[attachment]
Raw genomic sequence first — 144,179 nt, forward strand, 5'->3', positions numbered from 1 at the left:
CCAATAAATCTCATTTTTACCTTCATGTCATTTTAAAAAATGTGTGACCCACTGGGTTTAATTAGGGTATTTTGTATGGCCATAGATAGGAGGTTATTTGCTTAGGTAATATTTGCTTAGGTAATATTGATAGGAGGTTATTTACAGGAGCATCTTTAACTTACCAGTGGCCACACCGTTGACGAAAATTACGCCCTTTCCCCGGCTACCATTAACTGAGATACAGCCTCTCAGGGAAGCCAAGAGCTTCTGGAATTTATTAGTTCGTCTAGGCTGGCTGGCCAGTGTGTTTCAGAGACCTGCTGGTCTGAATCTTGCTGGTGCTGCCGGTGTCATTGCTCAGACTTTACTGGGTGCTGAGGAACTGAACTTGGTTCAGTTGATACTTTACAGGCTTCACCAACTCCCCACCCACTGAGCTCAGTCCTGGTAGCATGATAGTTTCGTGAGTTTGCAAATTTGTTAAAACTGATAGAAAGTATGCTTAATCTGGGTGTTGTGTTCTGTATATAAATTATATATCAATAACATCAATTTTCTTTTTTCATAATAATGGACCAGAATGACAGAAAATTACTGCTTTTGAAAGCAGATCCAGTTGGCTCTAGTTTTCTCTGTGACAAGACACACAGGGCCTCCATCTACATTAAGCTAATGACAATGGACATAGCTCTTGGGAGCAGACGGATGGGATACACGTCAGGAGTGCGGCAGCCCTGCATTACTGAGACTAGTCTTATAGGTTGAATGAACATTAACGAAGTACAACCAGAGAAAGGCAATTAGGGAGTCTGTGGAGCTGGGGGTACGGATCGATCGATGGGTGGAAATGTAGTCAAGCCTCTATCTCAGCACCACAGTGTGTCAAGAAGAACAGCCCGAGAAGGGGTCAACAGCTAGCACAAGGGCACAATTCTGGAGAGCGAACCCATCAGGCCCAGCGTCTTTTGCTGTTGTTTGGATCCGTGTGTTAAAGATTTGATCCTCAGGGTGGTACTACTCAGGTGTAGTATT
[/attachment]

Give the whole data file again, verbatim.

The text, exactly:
Raw genomic sequence first — 144,179 nt, forward strand, 5'->3', positions numbered from 1 at the left:
CCAATAAATCTCATTTTTACCTTCATGTCATTTTAAAAAATGTGTGACCCACTGGGTTTAATTAGGGTATTTTGTATGGCCATAGATAGGAGGTTATTTGCTTAGGTAATATTTGCTTAGGTAATATTGATAGGAGGTTATTTACAGGAGCATCTTTAACTTACCAGTGGCCACACCGTTGACGAAAATTACGCCCTTTCCCCGGCTACCATTAACTGAGATACAGCCTCTCAGGGAAGCCAAGAGCTTCTGGAATTTATTAGTTCGTCTAGGCTGGCTGGCCAGTGTGTTTCAGAGACCTGCTGGTCTGAATCTTGCTGGTGCTGCCGGTGTCATTGCTCAGACTTTACTGGGTGCTGAGGAACTGAACTTGGTTCAGTTGATACTTTACAGGCTTCACCAACTCCCCACCCACTGAGCTCAGTCCTGGTAGCATGATAGTTTCGTGAGTTTGCAAATTTGTTAAAACTGATAGAAAGTATGCTTAATCTGGGTGTTGTGTTCTGTATATAAATTATATATCAATAACATCAATTTTCTTTTTTCATAATAATGGACCAGAATGACAGAAAATTACTGCTTTTGAAAGCAGATCCAGTTGGCTCTAGTTTTCTCTGTGACAAGACACACAGGGCCTCCATCTACATTAAGCTAATGACAATGGACATAGCTCTTGGGAGCAGACGGATGGGATACACGTCAGGAGTGCGGCAGCCCTGCATTACTGAGACTAGTCTTATAGGTTGAATGAACATTAACGAAGTACAACCAGAGAAAGGCAATTAGGGAGTCTGTGGAGCTGGGGGTACGGATCGATCGATGGGTGGAAATGTAGTCAAGCCTCTATCTCAGCACCACAGTGTGTCAAGAAGAACAGCCCGAGAAGGGGTCAACAGCTAGCACAAGGGCACAATTCTGGAGAGCGAACCCATCAGGCCCAGCGTCTTTTGCTGTTGTTTGGATCCGTGTGTTAAAGATTTGATCCTCAGGGTGGTACTACTCAGGTGTAGTATT